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How do stars like ours form and die?

Stars are born when gases at high pressure and temperatures begin to burn. They start life out as a big cloud of space junk and debris. Slowly, there's a bit of the cloud with more stuff in it than the other bits so it has a bit more gravitational pull and so slowly, the rest of the cloud gets pulled towards that general area.

But as more of the gas collects there, then there are even more gravitational forces acting so pressure increases and more elements continue to get pulled in. Pressure rises causes the temperature to rise and, once it's hot enough, hydrogen undergoes a nuclear fusion to form helium. This releases energy making it hotter and increases pressure. It also starts a chain reaction so more fusion occurs.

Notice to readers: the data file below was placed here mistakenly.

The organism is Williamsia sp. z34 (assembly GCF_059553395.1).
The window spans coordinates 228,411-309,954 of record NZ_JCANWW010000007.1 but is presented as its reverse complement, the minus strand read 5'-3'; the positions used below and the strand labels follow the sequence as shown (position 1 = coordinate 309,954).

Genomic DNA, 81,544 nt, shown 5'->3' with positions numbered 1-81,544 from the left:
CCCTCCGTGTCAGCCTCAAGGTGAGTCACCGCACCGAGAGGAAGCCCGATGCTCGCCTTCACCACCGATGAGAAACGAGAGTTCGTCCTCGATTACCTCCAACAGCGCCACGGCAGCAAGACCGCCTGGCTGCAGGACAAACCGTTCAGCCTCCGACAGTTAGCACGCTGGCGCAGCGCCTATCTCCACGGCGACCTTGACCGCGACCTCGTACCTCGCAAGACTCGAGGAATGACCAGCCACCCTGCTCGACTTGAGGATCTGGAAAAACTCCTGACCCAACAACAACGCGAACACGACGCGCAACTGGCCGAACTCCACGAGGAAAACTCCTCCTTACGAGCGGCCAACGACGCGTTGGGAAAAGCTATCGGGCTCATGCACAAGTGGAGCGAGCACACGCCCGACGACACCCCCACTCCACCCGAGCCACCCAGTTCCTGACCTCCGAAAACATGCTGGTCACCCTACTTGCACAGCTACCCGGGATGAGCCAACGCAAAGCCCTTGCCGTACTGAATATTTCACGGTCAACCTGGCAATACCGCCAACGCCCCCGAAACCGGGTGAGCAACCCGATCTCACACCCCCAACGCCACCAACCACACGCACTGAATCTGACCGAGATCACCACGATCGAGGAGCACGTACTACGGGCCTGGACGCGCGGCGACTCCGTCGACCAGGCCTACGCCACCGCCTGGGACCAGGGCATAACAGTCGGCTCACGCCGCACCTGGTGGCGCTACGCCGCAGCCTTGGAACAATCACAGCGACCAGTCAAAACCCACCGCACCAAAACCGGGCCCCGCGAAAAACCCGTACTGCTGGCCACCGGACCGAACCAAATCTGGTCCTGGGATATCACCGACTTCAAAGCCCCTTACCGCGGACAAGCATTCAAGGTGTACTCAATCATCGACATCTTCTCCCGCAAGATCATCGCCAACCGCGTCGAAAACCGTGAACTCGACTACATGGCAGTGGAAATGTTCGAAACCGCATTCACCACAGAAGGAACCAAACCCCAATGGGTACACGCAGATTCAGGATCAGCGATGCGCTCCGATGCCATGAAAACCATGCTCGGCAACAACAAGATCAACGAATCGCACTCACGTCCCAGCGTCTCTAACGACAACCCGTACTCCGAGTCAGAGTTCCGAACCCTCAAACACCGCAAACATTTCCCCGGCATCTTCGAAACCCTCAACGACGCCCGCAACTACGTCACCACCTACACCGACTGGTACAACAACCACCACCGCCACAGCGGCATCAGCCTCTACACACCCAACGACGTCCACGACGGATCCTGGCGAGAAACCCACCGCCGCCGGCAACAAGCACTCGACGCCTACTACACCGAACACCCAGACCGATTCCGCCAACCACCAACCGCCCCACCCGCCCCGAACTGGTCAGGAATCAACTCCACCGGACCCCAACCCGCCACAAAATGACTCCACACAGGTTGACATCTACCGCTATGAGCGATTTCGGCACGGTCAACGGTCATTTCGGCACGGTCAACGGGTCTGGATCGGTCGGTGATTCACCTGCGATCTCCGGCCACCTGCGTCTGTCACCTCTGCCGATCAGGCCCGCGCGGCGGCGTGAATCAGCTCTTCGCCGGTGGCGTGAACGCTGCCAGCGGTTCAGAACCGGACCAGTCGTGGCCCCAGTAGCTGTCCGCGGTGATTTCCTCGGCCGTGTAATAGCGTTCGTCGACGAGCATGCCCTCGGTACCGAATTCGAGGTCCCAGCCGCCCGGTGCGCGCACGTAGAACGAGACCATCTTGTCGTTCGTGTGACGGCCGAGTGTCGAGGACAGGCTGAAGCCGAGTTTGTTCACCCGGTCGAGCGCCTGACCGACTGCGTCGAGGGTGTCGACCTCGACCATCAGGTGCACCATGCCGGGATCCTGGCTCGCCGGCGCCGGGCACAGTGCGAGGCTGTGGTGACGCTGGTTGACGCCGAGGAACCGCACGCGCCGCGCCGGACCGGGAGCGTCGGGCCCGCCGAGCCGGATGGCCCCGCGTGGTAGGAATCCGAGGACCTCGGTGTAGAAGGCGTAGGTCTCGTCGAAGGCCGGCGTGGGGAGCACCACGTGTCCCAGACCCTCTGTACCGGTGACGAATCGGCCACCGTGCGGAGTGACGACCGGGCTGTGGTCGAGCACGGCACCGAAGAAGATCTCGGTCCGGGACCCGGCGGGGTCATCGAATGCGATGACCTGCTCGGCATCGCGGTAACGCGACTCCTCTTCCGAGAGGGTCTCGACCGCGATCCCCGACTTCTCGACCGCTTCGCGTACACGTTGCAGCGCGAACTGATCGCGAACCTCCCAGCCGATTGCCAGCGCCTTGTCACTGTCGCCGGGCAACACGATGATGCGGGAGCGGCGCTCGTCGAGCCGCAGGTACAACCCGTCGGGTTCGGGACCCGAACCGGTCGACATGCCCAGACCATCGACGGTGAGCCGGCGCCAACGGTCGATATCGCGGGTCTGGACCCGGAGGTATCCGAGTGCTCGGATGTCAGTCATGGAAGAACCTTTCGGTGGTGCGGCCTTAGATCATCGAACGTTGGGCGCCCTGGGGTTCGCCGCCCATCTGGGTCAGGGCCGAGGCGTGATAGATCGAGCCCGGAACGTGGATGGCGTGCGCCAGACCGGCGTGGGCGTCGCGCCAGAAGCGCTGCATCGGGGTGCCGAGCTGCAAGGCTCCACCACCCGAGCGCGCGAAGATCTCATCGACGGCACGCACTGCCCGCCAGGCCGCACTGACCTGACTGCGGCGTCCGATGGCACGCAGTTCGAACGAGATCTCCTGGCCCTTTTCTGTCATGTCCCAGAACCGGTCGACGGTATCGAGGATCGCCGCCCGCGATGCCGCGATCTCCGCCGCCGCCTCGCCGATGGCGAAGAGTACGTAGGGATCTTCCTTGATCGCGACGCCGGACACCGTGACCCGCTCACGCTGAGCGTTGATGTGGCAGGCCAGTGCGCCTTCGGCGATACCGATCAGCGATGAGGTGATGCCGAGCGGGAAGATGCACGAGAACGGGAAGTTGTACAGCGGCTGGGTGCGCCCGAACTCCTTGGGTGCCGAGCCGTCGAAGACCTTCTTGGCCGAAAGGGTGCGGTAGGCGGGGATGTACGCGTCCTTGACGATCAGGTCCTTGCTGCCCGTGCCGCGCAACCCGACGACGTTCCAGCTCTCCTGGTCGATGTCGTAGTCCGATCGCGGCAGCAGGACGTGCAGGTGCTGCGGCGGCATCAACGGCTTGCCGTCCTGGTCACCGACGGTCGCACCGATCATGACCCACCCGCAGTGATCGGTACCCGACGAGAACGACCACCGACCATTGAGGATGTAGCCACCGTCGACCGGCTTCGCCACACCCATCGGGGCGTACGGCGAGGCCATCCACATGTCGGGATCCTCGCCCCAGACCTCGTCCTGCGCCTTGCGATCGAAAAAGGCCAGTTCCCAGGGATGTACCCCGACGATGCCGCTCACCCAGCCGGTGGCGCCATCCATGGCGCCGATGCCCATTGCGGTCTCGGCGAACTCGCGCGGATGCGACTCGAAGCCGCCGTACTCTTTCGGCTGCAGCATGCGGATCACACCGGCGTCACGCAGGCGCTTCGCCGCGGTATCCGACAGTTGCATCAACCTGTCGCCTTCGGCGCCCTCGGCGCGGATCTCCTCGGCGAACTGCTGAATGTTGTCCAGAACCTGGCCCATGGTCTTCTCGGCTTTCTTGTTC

The star can then settle down to a long stable slog with gravity pulling things in balancing with the fusion pressure pushing things out. So there's not much growth and not much really happens. The star is known as a main sequence star. This is the stage our sun is at.

Eventually, however, all good things come to an end and there's no more hydrogen left. So fusion starts to happen with larger elements like helium. Stars like ours expand to become red dwarfs and become hotter. When our sun does this, it will expand to destroy the Earth.

When all the nuclear reactions are done, there's no outward pressure keeping the star big so gravity causes it to collapse into itself forming a white dwarf. Also, no reactions mean no energy so things begin to cool off a bit. And that’s that. Over billions of years, our sun has gone from a cloud to the sun we know and love and will eventually expand to destroy our planet before falling into itself and turning cold. 

Cordelia W. A Level Maths tutor, A Level Further Mathematics  tutor, ...

2 years ago

Answered by Cordelia, a GCSE Physics tutor with MyTutor


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